Moving Beyond Youth Prisons: Lessons from New York City’s Implementation of Close to Home
In the mid-1990s, New York’s youth prison system reflected the dominant paradigm across the country – a heavy reliance on incarceration for young people caught up in the juvenile justice system. During this time, roughly 3,800 youth convicted of crimes annually were sent to large facilities, operated either by the New York State Office of Children and Family Services (OCFS) or by private providers contracted by OCFS. These facilities were largely located in upstate New York, far from youths’ homes and communities, particularly for youth from New York City (Sickmund et al. 2017; New York State (NYS) Office of the State Comptroller 2001). Upon returning home from these placements, youth often felt disconnected, resulting in poor outcomes. A 2009 study indicated that by age 28, 71 percent of boys released from New York State’s juvenile placement system spent some time in an adult jail or prison (Coleman, Do Han Kim & Therese 2009).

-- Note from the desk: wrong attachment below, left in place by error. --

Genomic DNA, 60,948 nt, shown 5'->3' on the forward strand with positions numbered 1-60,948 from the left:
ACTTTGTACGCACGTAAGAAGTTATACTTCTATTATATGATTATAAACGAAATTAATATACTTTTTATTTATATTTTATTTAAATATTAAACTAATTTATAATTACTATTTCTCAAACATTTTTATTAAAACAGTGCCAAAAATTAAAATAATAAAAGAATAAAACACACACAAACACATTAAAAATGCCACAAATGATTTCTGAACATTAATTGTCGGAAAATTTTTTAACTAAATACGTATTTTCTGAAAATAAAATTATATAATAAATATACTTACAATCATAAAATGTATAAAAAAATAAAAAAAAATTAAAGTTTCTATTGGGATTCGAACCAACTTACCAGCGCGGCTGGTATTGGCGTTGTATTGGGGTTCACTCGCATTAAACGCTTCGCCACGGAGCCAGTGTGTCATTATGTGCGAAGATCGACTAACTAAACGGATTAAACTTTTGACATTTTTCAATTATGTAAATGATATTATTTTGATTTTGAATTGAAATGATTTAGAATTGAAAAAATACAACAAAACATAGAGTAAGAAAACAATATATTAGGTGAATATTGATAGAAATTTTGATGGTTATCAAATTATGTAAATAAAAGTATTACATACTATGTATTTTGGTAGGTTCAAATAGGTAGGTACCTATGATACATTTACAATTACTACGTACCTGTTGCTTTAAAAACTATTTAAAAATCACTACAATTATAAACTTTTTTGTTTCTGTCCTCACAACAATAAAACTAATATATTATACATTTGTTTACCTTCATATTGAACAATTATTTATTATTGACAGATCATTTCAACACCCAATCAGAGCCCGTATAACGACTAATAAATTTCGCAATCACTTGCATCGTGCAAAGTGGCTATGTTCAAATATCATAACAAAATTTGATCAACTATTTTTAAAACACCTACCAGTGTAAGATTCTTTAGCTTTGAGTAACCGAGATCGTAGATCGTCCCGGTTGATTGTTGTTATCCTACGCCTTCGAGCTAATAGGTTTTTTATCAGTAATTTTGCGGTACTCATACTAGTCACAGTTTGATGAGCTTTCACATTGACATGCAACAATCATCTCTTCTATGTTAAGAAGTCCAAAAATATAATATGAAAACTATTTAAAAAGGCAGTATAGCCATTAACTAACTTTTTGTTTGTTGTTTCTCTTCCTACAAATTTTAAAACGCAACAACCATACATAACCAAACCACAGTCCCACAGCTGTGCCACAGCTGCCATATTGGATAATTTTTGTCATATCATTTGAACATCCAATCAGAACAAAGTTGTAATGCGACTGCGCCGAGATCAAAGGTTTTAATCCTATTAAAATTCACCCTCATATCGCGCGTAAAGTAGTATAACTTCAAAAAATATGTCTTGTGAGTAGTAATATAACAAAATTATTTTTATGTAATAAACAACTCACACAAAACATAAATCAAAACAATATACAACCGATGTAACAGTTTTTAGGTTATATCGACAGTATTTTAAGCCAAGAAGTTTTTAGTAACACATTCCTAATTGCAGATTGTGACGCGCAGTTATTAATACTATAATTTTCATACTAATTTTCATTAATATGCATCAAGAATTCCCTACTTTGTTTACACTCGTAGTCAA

Fast forward twenty years, and things in New York looked dramatically different. By 2016, New York City no longer sent any youth from its Family Court to state-operated youth prisons. Today, only around 100 New York City youth are placed from Family Court into any kind of residential facility, about a dozen of whom are in a locked facility. Not only are there dramatically fewer youth in residential placements, but those who do get placed now go to smaller, more home-like settings that attend to public safety without mirroring the punitive, correctional approaches embodied by previous youth prisons.
This case study outlines what happened in the intervening years to achieve these remarkable results. By sharing New York City’s story, we offer a roadmap for other jurisdictions looking to realign their juvenile justice systems, adapting the lessons learned about what worked and what did not to meet their specific circumstances.
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More About This Work
- Academic Units
- Justice Lab
- Social Work
- Institute for Social and Economic Research and Policy
- Justice Lab at Columbia University
- Published Here
- March 11, 2019